Help football-mad London Fields boy Carter, 4, walk unaided for the first time
PUBLISHED: 12:06 06 July 2017 | UPDATED: 14:44 06 July 2017
A football-mad youngster who can’t walk unaided needs help if he is to achieve his dream of having a kickabout with his friends.
Four-year-old Carter Briqui, of Beck Road, London Fields was born with cerebral palsy, which affects his movement and coordination and leaves him in near-constant pain. He cannot balance without the use of a walking frame.
His mum Nadia says he is “extremely happy, chatty, polite and active”, but being in pain makes him sad and he regularly asks her: “Why can I not walk, run and jump like my friends?”
But now Carter has been offered a lifeline. Doctors at Great Ormond Street have said he qualifies for a life-changing operation called selective dorsal rhizotomy (SDR), which will improve his spasticity, or muscle stiffness.
The surgery would stop the pain and could even see Carter running about and playing football with his friends.
So Nadia has set up a fundraising page to help pay for the procedure and the intense physiotherapy that will follow, which will total £50,000.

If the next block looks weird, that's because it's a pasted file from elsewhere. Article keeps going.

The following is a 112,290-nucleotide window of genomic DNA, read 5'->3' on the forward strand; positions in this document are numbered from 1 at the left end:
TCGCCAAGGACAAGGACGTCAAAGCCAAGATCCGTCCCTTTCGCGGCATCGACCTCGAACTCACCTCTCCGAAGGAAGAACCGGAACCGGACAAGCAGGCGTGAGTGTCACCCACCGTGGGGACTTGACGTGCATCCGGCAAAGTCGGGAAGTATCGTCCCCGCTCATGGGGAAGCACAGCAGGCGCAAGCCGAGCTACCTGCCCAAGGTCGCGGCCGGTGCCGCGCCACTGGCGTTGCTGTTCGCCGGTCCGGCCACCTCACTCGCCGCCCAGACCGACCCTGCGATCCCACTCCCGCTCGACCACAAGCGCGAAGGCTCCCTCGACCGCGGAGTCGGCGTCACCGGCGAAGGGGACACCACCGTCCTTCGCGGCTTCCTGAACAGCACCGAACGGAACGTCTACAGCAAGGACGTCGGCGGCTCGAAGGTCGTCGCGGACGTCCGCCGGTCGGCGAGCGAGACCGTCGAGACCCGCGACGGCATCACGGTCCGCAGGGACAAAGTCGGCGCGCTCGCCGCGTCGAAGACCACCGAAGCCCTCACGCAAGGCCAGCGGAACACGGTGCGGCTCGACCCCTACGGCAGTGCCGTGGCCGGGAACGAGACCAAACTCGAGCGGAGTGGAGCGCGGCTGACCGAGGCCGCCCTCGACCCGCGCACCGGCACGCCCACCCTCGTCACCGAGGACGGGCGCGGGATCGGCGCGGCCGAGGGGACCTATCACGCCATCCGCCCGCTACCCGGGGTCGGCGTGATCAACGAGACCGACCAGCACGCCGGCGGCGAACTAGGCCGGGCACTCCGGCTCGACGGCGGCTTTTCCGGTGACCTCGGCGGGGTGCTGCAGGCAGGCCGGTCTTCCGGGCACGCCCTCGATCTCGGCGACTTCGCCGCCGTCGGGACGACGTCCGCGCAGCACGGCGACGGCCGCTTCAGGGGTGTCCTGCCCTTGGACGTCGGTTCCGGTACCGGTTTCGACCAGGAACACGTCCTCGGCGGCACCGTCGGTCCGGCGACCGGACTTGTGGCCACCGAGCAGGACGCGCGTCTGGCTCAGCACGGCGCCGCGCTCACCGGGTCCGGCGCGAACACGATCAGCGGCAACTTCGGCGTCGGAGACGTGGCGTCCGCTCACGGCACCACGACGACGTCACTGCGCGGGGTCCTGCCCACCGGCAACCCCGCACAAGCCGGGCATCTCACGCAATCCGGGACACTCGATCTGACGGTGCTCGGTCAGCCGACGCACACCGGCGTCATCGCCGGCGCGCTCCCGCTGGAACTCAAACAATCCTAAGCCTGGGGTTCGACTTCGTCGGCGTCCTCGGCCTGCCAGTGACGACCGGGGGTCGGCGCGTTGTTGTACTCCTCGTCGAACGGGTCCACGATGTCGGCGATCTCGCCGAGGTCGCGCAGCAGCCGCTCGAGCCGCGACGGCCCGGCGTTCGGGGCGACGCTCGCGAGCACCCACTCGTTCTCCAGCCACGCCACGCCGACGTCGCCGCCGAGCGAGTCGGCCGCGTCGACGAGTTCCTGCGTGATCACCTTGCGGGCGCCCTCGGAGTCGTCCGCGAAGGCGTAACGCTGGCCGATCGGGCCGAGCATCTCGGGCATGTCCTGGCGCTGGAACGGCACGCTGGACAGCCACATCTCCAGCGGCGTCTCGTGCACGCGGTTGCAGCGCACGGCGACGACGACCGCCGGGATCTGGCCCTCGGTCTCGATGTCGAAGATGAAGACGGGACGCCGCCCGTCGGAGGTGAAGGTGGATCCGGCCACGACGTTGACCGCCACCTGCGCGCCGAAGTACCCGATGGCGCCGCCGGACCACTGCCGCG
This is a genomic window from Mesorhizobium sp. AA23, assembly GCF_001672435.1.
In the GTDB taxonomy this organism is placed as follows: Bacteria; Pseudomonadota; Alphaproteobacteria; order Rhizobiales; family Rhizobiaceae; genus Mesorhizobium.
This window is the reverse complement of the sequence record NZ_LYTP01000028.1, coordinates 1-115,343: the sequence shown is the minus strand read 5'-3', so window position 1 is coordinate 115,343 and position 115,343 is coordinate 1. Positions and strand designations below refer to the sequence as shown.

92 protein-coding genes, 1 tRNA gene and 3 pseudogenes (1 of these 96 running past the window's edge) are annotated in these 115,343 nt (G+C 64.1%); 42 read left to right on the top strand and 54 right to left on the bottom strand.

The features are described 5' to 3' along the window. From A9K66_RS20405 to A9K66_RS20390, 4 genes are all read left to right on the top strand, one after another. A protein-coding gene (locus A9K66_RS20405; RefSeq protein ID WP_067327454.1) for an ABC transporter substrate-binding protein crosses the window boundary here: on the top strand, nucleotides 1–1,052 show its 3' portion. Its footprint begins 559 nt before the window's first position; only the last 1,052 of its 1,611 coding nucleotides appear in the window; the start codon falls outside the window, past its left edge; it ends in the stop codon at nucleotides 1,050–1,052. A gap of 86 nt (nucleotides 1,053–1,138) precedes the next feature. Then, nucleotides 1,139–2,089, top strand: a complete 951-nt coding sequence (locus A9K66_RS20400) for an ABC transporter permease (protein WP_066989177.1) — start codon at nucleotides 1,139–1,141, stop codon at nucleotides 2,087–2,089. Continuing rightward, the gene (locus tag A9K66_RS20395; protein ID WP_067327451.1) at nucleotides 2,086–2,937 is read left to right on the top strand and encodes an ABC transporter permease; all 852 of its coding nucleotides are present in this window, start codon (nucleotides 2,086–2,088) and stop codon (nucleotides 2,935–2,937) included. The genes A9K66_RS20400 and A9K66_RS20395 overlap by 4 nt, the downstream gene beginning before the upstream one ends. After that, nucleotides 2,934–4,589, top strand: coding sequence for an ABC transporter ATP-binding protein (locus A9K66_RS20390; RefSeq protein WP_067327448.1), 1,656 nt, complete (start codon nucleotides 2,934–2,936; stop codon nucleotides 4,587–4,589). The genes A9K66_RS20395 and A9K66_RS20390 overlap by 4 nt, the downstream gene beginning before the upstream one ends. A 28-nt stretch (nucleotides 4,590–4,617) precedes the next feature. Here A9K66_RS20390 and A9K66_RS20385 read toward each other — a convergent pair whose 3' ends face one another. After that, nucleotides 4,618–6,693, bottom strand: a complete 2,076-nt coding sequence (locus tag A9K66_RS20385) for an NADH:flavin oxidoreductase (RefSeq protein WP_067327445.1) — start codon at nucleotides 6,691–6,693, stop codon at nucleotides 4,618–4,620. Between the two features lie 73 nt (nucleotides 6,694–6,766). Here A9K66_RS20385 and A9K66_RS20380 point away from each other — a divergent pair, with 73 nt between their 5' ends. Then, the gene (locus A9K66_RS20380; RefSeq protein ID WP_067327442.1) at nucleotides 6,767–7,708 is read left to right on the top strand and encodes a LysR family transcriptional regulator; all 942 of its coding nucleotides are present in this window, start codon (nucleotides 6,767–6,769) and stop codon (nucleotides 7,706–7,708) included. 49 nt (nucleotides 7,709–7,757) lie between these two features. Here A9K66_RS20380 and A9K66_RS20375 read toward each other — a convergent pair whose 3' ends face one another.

“Unfortunately SDR is not funded by the NHS,” she said. “So please help us raise the money to get Carter his new legs that he has always dreamed of.
“The operation will reduce or stop any pain that Carter has and with a lot of physiotherapy input Carter will not have to constantly rely on his walking frame to get around. With a lot of work and determination he could be running around and playing football with his friends completely unaided.”
The physiotherapist and surgeon at Great Ormond Street explained to Nadia that if Carter does not get the operation he is at huge risk of living the rest of his life wheelchair bound and as he gets older, due to his muscles getting tighter and stiffer, he will no longer be able to use his walking frame to get himself mobile.
More than £5,000 has been raised in just one week on the GoFundMe page, with £50 and £100 donations coming in left, right and centre.
To donate to the fundraiser, click here.